January 22, 2012 (Washington D.C.) -- Despite pressure from the powerful U.S. Conference of Catholic Bishops lobby, the White House announced today that the President would not call for an expansion of the religious exemption in the U.S. Department of Health and Human Services'(HHS) proposed rule regarding contraceptive coverage without cost-sharing by female employees.
Over the past few months Catholic Bishops aggressively lobbied the President directly to expand the exemption to include hospitals, schools, non-profits and any other religiously-affiliated institution. Such an expansion would have denied nearly 800,000 employees at Catholic hospitals and 2 million students and staff at religiously affiliated schools a key benefit under the Affordable Care Act. The provision has sparked controversy, however, between public health advocates and religious organizations.
This summer, HHS issued a proposed rule that included the adoption of the Institute of Medicine's recommendation that health plans cover the full range of FDA-approved contraceptive methods without cost-sharing, co-pays or deductibles for female plan holders. While this rule is largely seen in the public health community as a dramatic step forward, it includes a narrow religious exemption. The exemption mirrors California's religious exemption for contraceptive coverage passed in the Women’s Contraception Equity Act and applies only to institutions whose primary purpose is to instill religious values and who employ and serve people with the same religious beliefs.
"Breaking down cost barriers to accessing contraception is sound health and fiscal policy and is aligned with the intent of the Patient Protection and Affordable Care Act, a signature achievement of President Obama's administration," said Julie Rabinovitz, President and CEO of the California Family Health Council. “One in three women voters have struggled to pay for prescription birth control at some point and have used it inconsistently as a result. With today’s decision President Obama is standing by the millions of women from all faiths who use contraception and deserve affordable, high quality family planning services,” Rabinovitz concluded.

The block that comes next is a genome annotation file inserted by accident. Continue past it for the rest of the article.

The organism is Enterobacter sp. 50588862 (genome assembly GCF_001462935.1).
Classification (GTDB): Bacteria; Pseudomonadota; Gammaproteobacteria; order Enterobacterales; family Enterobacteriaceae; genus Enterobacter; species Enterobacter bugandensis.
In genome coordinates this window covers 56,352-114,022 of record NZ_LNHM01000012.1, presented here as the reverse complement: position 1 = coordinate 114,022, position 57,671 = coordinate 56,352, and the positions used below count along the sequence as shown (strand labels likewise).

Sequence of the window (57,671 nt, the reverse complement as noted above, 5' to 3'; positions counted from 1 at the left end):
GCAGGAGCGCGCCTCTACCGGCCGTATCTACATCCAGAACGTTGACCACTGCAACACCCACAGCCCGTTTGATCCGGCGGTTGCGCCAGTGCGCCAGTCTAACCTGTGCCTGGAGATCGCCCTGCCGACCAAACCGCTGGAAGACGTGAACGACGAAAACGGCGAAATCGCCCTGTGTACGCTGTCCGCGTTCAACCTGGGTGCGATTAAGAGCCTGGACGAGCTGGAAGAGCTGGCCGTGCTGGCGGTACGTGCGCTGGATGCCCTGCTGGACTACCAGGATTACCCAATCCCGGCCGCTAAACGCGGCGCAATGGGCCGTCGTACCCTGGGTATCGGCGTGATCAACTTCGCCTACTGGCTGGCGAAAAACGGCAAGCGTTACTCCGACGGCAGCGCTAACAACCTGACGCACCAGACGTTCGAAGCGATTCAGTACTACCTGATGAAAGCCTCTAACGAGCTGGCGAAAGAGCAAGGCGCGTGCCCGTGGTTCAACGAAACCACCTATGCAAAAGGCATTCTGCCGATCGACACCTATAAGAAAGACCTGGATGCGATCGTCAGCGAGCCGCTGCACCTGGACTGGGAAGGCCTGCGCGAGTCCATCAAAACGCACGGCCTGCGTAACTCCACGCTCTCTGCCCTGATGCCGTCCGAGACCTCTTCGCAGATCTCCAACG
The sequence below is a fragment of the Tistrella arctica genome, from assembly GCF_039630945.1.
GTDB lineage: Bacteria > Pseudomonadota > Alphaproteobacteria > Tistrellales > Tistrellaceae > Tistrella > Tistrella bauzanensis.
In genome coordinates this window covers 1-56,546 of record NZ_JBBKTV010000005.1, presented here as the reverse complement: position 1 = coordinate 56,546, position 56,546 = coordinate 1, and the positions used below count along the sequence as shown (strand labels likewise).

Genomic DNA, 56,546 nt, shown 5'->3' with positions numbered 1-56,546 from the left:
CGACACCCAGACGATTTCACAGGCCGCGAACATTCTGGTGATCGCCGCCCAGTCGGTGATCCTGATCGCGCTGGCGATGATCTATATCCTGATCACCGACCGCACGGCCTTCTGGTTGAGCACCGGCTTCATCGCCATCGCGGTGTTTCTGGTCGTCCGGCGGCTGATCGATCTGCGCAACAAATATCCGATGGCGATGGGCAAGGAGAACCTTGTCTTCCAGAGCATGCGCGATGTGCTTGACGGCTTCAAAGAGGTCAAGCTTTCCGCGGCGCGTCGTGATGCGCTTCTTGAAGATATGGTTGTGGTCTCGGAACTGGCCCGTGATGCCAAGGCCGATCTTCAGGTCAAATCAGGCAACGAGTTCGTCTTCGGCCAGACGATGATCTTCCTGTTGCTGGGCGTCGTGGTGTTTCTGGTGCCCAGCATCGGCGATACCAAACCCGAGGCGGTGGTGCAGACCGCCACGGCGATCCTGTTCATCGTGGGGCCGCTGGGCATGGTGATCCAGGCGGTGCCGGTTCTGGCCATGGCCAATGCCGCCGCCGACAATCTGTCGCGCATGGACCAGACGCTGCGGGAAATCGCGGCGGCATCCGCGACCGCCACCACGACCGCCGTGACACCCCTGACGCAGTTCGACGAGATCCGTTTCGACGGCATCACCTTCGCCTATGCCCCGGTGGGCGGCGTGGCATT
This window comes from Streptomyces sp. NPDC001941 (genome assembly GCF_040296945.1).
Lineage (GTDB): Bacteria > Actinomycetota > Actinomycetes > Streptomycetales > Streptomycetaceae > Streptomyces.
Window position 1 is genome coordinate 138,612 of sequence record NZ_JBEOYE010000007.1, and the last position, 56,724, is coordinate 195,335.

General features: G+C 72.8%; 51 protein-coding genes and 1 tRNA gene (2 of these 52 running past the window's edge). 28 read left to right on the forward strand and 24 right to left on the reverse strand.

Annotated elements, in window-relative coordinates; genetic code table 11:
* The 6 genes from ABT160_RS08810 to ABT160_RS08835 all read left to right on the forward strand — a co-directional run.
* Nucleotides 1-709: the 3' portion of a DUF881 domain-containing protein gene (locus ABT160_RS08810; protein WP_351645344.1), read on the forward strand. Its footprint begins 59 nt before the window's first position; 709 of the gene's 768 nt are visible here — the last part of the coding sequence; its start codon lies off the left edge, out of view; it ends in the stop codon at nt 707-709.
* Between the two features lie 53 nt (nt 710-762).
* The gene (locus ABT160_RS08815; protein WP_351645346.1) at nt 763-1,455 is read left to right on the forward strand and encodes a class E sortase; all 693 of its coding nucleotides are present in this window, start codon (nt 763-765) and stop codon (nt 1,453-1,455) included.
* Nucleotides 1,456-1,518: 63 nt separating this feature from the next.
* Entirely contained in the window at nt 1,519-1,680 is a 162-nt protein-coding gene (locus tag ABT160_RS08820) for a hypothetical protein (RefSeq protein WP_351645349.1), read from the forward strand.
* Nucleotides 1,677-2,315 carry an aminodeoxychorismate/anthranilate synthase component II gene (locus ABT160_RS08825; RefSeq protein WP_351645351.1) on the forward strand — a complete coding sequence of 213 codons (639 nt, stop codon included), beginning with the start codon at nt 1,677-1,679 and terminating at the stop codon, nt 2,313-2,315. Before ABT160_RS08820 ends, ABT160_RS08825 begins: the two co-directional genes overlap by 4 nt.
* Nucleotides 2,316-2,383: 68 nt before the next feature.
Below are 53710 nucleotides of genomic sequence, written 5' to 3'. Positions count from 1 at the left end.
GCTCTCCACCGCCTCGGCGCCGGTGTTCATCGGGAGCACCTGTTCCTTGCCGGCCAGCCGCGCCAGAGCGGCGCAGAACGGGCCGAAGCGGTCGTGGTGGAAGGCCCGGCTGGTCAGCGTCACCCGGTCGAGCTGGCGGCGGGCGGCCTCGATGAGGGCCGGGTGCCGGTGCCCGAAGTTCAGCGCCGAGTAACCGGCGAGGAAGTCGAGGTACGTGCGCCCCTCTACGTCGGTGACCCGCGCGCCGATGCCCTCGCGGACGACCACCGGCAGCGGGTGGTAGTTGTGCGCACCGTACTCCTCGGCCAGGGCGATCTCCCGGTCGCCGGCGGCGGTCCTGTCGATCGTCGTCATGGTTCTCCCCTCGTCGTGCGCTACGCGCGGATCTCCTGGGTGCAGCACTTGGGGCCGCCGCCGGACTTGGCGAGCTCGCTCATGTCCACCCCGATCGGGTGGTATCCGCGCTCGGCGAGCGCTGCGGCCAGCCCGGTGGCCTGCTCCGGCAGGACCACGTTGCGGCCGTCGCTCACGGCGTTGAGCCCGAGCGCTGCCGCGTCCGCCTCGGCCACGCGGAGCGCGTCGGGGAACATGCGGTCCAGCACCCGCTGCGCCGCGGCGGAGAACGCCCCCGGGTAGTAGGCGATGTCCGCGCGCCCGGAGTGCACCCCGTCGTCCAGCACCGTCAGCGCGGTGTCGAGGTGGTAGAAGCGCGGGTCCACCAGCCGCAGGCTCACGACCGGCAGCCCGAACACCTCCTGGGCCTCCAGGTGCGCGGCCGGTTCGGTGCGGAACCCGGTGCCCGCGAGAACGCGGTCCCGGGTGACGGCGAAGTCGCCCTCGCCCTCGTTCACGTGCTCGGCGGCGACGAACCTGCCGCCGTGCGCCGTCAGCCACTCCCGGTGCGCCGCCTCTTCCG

Cardinal-designate Timothy Dolan of New York, president of the U.S. Conference of Catholic Bishops (USCCB), sharply criticized the decision by the Obama administration not to expand the exemption to include hospitals, schools and nonprofits with religious affiliations. He believes the healthcare rule requires religious organizations to violate their consciences. “This shouldn’t happen in a land where free exercise of religion ranks first in the Bill of Rights,” he said.
Among Catholic individuals, however, birth control is widely practiced. Currently, about half of all pregnancies in the United States are unplanned, costing taxpayers an estimated $11 billion a year. According to a national poll, 84 percent of Americans approve of family planning and see birth control as an important part of preventive health care. Among all women who have had sex, 99 percent have used a contraceptive method other than natural family planning. Sexually active Catholics are not much different with fully 98 percent having used modern forms of birth control banned by the Catholic Church.